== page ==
The J-shaped curvilinear association between hemoglobin A1c (HbA1c) and the risk of cardiovascular disease (CVD) remains a controversial concept, considering the lack of consensus regarding the lower threshold of HbA1c.1 To elucidate this issue, Mr. Eric Wan, Dr. Esther Yu, and their team from the University of Hong Kong (HKU) conducted a territory-wide retrospective cohort study to evaluate the association between HbA1c and incidence of CVD.1 The results of this study were recently published in Diabetes & Metabolism.1
“Lower HbA1c is not always better and may even be potentially harmful,” referring to the J-shaped curvilinear association between HbA1c and CVD risk,1 is a concept that has been identified in earlier studies but less well-understood.2 Action to Control Cardiovascular Risk in Diabetes (ACCORD), a randomized study that involved 10,251 type 2 diabetes patients and investigated a target HbA1c level below 6.0%, was terminated early due to the increased mortality.2 When compared to the standard therapy targeting a level of 7.0% to 7.9%, the intensive glucose lowering did not significantly reduce major cardiovascular events as well.2
Given the stringent design of clinical trials, a territory-wide retrospective cohort study based on real-world primary care outpatient setting was conducted by the researchers from the HKU.1 A total of 115,782 ethnic Chinese patients with type 2 diabetes, with clinical data that can be retrieved from the administrative database of the Hospital Authority (HA), was included in the analysis.1 Over a median follow-up period of 5.8 years, the cumulative mean measurement of HbA1c was used to evaluate the relationship between HbA1c and the incidence of CVD.1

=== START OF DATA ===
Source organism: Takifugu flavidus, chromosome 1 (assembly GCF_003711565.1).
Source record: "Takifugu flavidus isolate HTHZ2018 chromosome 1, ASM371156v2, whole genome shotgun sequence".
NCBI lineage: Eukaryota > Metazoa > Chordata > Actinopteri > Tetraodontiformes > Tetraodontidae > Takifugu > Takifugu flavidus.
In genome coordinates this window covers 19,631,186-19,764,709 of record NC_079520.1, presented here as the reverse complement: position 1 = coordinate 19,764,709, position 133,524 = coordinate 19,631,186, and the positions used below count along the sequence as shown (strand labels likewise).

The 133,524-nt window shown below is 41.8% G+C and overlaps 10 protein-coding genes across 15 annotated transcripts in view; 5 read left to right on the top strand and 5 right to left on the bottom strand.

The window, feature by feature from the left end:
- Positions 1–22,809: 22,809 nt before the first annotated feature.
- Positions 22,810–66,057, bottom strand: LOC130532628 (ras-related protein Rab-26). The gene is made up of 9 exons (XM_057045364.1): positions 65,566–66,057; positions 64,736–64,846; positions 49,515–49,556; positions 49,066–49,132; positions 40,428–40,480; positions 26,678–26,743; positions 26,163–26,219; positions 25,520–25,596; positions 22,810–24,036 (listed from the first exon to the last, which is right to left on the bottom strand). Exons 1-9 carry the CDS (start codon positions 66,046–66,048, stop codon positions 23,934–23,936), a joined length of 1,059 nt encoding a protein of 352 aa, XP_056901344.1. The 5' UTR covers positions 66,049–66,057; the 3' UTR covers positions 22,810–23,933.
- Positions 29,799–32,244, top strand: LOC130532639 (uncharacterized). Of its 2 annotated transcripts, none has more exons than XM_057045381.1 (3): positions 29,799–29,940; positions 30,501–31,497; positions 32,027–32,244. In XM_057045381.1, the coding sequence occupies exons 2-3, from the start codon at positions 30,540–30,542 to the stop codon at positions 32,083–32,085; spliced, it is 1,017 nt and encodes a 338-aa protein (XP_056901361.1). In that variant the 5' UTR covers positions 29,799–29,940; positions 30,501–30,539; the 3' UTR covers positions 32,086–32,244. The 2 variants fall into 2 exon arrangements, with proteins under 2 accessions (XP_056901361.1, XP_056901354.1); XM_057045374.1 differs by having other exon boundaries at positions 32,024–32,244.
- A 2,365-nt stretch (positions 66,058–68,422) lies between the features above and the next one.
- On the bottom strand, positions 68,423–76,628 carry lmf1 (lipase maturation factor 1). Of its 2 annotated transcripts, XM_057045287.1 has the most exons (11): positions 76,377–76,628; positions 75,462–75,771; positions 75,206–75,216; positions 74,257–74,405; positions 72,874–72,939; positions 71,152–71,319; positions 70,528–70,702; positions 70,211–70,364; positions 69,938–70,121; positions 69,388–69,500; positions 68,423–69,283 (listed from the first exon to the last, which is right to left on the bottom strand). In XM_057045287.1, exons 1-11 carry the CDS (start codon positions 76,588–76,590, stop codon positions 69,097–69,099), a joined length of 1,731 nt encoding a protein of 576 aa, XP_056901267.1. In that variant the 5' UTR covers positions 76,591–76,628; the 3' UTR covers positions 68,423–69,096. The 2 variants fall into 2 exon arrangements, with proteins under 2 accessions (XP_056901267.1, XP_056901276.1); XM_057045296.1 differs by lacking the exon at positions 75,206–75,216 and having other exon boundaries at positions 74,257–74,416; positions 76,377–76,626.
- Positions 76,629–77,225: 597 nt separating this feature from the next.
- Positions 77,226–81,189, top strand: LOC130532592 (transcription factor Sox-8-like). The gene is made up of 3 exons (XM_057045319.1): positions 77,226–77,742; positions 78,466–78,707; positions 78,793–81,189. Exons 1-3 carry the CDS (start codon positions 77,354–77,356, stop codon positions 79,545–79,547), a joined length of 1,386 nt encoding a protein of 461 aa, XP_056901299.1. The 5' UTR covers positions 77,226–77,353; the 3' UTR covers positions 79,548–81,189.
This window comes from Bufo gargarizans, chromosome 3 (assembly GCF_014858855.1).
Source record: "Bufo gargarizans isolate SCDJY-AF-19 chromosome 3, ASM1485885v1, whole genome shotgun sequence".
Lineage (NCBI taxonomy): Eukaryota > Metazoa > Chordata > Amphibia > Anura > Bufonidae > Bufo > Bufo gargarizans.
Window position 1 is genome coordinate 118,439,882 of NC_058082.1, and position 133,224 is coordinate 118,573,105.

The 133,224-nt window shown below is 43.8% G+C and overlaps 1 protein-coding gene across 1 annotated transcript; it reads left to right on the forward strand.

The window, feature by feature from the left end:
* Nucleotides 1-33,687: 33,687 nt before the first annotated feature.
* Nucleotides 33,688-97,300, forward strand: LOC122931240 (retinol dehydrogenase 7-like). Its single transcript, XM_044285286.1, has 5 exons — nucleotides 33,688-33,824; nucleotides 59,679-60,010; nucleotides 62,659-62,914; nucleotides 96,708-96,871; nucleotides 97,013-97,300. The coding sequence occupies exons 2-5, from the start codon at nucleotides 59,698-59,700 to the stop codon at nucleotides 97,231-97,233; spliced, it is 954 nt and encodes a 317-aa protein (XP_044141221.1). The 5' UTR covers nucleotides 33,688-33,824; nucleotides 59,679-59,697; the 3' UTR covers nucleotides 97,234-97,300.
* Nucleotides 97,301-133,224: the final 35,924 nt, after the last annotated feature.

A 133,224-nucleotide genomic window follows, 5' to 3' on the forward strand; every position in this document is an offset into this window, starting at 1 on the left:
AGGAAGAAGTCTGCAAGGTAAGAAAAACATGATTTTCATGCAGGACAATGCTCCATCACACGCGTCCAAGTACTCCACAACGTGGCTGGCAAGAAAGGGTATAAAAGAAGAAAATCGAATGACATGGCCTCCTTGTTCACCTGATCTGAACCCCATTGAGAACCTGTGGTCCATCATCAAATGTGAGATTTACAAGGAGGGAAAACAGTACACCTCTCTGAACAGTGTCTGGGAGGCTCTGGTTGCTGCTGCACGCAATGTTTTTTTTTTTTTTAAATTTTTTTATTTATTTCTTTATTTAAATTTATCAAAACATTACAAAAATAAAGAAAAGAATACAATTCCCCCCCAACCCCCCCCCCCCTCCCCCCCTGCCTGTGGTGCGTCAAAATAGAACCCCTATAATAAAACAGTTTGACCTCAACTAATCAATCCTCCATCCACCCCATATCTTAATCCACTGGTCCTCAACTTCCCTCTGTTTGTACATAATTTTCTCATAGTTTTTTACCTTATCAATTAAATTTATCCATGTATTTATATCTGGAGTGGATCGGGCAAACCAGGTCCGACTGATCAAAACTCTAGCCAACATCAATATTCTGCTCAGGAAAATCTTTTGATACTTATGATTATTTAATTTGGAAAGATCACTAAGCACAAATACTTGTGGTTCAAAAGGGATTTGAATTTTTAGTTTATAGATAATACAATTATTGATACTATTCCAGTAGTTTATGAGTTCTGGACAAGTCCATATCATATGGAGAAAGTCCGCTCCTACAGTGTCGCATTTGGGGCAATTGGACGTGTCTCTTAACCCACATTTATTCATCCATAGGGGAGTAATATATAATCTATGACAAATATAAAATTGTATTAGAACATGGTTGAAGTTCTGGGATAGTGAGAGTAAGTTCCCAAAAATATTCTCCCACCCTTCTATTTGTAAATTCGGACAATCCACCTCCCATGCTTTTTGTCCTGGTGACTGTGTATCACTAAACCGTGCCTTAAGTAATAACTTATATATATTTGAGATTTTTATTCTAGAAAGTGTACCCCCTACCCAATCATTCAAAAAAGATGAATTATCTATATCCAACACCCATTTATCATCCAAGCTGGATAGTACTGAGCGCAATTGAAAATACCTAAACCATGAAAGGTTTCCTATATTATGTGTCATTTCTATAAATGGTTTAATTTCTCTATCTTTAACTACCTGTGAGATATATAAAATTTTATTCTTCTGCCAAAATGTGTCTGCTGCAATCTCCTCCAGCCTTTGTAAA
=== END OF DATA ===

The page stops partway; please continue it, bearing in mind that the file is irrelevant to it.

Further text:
The results suggested that the optimal goal of HbA1c depends on the duration of diabetes. “A key finding of this study was that no minimum threshold for HbA1c level was identified in patients with recently diagnosed [diabetes] of <2-year duration. This suggests that more stringent HbA1c targets (<6.5%) may be used in newly diagnosed patients.”1
However, the authors suggested that the more stringent HbA1c targets may not be beneficial to patients with long-standing diabetes. “For others, [the lowest risks for CVD were] observed at HbA1c levels of approximately 7.0% with a J-shaped curvilinear association between HbA1c and the risk of CVD.”1
In the analysis, age (<65 years or ≥65 years) and comorbidities (Charlson’s Index <5 or ≥5) did not appear to impact the J-shaped pattern, but there was a shift to right in patients with ≥10-year duration of diabetes or those taking ≥2 classes of anti-diabetic drugs.1
A potential explanation for these results came from the United Kingdom Prospective Diabetes Study (UKPDS).1,3 Known as the legacy effect, this described the long-lasting benefits that patients with newly or recently diagnosed diabetes might gain due to an intensive initial glucose control.3 Several pathophysiological mechanisms for this legacy effect have been proposed, including the increased intracellular formation of advanced glycation end products.3
Acknowledging that a convincing high-level evidence from a real-world study might be difficult to obtain, the authors suggested that “these findings supported the importance of early control of glucose at an earlier disease stage and clinicians should be vigilant against overtreatment of other diabetic patients in glycemic control for the primary prevention of CVD.”1
1. Wan EYF, Yu EYT, Fung CSC, et al. Relation between HbA1c and incident cardiovascular disease over a period of 6 years in the Hong Kong population. Diabetes Metab. 2018 [Epub ahead of print].
2. Action to Control Cardiovascular Risk in Diabetes Study Group, Gerstein HC, Miller ME, et al. Effects of intensive glucose lowering in type 2 diabetes. N Engl J Med. 2008;358(24):2545-59.
3. Holman RR, Paul SK, Bethel MA, et al. 10-year follow-up of intensive glucose control in type 2 diabetes. N Engl J Med. 2008;359(15):1577-89.